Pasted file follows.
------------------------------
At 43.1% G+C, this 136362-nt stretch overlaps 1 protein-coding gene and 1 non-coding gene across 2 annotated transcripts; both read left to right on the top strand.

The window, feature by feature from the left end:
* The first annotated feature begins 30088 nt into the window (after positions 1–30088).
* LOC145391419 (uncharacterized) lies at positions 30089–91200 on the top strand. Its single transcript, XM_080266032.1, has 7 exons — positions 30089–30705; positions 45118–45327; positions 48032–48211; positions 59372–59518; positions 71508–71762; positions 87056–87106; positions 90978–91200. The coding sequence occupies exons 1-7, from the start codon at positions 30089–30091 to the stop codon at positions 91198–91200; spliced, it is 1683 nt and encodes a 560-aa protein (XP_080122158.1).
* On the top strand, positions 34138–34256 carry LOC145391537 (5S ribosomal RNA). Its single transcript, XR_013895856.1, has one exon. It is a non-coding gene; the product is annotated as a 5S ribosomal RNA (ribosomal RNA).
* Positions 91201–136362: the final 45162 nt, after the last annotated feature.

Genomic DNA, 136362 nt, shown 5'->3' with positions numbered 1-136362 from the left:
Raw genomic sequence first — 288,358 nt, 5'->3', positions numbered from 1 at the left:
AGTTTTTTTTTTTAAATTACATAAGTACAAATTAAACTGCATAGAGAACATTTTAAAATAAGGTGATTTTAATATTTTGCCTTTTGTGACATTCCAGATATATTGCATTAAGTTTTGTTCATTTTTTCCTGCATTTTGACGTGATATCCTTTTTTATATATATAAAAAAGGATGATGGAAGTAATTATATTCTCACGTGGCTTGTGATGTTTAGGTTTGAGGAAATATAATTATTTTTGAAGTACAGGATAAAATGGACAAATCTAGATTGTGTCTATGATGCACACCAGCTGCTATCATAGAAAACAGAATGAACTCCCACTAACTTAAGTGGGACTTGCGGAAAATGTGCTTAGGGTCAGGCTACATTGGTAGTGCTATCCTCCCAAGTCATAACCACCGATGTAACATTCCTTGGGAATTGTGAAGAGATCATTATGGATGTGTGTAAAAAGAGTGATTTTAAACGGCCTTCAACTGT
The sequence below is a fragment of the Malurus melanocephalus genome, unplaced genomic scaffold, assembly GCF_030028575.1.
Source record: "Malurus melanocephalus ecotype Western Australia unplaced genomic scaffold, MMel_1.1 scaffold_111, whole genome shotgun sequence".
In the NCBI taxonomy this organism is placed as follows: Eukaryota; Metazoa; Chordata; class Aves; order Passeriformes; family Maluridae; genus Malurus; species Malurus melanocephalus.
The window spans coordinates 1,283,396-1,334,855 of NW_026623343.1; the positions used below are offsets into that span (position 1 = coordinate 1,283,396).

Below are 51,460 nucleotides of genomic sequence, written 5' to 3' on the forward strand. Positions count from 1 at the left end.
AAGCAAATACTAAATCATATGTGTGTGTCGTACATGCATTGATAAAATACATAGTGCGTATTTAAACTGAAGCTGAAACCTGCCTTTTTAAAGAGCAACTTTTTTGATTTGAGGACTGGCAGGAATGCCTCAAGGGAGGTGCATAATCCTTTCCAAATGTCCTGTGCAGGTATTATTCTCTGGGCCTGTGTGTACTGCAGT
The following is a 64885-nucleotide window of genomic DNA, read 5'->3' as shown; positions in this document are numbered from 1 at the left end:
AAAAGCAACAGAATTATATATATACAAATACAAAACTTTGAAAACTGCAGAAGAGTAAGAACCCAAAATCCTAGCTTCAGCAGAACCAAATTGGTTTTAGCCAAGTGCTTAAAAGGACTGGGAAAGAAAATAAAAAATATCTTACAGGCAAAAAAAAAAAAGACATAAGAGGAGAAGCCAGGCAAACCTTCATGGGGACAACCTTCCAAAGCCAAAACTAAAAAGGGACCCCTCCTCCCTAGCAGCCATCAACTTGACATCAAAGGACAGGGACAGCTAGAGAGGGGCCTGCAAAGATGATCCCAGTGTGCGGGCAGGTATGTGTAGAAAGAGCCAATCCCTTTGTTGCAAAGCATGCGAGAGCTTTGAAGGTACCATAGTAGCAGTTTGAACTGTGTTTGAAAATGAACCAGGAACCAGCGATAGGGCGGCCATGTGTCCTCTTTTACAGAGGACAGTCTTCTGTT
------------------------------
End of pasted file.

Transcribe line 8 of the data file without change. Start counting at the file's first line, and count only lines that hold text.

Raw genomic sequence first — 288,358 nt, 5'->3', positions numbered from 1 at the left: